Life of Adam Smith eBook

John Rae (educator)
This eBook from the Gutenberg Project consists of approximately 551 pages of information about Life of Adam Smith.
dealt with many other topics in the papers he had prepared towards his projected work on government, but there is no evidence that he ever intended to publish a separate work on that remarkable writer, and before March 1790 his strength seems to have been much wasted.  The Earl of Buchan, who had some time before gone to live in the country, was in town in February, and paid a visit to his old professor and friend.  On taking leave of him the Earl said, “My dear Doctor, I hope to see you oftener when I come to town next February,” but Smith squeezed his lordship’s hand and replied, “My dear Lord Buchan,[365] I may be alive then and perhaps half a dozen Februaries, but you never will see your old friend any more.  I find that the machine is breaking down, so that I shall be little better than a mummy”—­with a by-thought possibly to the mummies of Toulouse.  “I found a great inclination,” adds the Earl, “to visit the Doctor in his last illness, but the mummy stared me in the face and I was intimidated."[366]

During the spring months Smith got worse and weaker, and though he seemed to rally somewhat at the first approach of the warm weather, he at length sank again in June, and his condition seemed to his friends to be already hopeless.  Long and painful as his illness was, he bore it throughout not with patience merely but with a serene and even cheerful resignation.  On the 21st of June Henry Mackenzie wrote his brother-in-law, Sir J. Grant, that Edinburgh had just lost its finest woman, and in a few weeks it would in all probability lose its greatest man.  The finest woman was the beautiful Miss Burnet of Monboddo, whom Burns called “the most heavenly of all God’s works,” and the greatest man was Adam Smith.  “He is now,” says Mackenzie, “past all hopes of recovery, with which about three weeks ago we had flattered ourselves.”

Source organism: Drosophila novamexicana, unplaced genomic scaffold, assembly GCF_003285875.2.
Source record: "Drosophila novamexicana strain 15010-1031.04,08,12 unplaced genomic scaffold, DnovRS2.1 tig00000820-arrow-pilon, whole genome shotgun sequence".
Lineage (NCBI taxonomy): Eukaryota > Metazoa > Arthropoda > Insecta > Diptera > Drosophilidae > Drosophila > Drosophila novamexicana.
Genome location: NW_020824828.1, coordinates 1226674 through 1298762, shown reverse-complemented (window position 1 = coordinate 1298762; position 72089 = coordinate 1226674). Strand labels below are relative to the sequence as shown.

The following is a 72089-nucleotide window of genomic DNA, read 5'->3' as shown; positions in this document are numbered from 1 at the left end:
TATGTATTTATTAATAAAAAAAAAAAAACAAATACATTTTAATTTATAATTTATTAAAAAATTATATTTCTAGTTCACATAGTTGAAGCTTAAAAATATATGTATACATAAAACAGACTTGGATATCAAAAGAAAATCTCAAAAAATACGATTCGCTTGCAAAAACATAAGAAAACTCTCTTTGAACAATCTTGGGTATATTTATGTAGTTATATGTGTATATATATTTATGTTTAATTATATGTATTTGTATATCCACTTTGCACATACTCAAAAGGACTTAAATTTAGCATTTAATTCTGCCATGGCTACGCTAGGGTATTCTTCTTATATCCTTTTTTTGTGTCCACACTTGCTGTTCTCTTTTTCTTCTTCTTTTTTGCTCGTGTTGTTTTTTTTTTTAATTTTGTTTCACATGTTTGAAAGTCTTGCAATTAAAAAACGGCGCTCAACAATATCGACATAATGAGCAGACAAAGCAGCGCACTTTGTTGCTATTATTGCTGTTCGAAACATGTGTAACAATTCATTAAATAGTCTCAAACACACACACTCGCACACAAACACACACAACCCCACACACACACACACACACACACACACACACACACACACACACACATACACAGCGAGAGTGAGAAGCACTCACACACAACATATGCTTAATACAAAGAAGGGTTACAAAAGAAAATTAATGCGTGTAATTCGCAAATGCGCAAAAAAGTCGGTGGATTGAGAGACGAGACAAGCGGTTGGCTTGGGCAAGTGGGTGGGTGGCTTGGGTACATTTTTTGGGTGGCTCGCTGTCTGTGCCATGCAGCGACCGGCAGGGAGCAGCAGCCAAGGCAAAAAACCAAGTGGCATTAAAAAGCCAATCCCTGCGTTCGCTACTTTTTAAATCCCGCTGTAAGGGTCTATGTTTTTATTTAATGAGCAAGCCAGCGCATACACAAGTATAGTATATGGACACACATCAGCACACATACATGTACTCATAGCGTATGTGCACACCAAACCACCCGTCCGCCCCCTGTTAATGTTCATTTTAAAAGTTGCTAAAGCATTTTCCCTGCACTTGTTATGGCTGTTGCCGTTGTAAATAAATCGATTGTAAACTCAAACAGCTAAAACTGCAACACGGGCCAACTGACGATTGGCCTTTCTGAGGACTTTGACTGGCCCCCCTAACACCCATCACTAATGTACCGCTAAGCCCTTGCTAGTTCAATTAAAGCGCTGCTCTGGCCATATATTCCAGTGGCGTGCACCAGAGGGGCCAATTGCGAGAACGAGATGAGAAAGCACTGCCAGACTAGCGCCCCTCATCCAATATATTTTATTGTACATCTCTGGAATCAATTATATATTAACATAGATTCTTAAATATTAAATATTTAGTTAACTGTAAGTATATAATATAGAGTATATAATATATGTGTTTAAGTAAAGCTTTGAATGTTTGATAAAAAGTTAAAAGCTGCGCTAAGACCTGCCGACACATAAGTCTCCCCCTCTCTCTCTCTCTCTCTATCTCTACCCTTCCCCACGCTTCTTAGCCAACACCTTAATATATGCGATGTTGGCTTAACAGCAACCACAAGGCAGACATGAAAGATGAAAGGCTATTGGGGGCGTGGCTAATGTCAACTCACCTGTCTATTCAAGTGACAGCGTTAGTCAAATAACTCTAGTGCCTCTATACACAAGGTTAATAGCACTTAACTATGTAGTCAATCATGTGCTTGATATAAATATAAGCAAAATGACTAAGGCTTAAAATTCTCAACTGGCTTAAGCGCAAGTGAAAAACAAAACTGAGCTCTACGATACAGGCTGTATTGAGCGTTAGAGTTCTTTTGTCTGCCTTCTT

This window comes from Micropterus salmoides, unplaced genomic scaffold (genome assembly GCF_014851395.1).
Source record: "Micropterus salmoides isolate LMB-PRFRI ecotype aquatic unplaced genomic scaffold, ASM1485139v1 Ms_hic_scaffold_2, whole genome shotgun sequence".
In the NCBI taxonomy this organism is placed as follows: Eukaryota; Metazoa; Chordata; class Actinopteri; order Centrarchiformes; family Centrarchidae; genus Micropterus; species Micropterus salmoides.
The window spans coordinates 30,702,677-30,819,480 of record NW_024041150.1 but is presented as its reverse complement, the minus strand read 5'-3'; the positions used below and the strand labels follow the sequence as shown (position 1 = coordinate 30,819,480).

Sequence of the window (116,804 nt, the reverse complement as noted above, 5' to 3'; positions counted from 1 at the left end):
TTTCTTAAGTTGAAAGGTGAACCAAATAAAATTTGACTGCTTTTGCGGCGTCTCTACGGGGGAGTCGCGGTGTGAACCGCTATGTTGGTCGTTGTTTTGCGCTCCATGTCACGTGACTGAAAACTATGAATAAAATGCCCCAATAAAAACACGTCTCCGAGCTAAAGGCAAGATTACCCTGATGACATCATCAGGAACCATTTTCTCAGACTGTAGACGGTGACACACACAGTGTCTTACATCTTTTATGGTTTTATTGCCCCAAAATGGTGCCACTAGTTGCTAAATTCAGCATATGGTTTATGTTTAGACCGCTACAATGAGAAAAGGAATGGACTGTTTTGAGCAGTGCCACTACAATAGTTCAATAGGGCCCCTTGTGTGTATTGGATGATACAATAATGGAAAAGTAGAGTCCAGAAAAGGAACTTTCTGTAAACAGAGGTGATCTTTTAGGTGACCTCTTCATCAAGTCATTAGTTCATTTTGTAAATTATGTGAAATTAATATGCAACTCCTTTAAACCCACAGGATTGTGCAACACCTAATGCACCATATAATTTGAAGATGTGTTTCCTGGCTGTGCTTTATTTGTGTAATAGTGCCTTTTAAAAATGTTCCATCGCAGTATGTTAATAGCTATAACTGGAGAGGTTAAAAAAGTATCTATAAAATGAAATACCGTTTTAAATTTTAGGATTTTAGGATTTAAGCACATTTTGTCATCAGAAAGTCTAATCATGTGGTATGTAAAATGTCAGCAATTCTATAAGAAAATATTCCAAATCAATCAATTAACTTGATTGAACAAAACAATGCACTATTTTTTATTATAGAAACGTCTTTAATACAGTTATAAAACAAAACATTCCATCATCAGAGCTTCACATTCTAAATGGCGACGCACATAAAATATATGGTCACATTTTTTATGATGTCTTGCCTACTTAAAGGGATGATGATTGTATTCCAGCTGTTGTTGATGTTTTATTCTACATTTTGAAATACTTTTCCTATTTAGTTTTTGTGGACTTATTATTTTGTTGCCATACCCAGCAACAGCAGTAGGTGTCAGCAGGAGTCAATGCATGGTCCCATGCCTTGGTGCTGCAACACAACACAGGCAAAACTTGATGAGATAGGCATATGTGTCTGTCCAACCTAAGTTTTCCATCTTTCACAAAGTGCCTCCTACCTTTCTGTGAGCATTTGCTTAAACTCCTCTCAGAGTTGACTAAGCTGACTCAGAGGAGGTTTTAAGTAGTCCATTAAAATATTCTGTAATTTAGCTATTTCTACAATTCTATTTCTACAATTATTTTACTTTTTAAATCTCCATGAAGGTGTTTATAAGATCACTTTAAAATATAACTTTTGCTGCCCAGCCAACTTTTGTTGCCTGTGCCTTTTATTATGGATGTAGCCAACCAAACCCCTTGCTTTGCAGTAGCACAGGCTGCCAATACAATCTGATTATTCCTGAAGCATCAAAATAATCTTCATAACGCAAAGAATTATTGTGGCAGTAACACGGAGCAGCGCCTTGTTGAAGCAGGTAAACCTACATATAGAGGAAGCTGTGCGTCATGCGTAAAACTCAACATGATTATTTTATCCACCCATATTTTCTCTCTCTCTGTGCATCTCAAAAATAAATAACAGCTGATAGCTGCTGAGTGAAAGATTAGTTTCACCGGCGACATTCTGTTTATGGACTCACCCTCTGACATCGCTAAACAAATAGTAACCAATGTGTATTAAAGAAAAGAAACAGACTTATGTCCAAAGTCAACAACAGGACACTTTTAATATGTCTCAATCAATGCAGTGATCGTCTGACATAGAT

A week later Smellie, the printer, wrote Smith’s young friend, Patrick Clason, in London:  “Poor Smith! we must soon lose him, and the moment in which he departs will give a heart-pang to thousands.  Mr. Smith’s spirits are flat, and I am afraid the exertions he sometimes makes to please his friends do him no good.  His intellect as well as his senses are clear and distinct.  He wishes to be cheerful, but nature is omnipotent.  His body is extremely emaciated, and his stomach cannot admit of sufficient nourishment; but, like a man, he is perfectly patient and resigned."[367]

In all his own weakness he was still thoughtful of the care of his friends, and one of his last acts was to commend to the good offices of the Duke of Buccleugh the children of his old friend and physician, Cullen, who died only a few months before himself.  “In many respects,” says Lord Buchan, “Adam Smith was a chaste disciple of Epicurus as that philosopher is properly understood, and Smith’s last act resembled that of Epicurus leaving as a legacy to his friend and patron the children of his Metrodorus, the excellent Cullen."[368]

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Life of Adam Smith from Project Gutenberg. Public domain.
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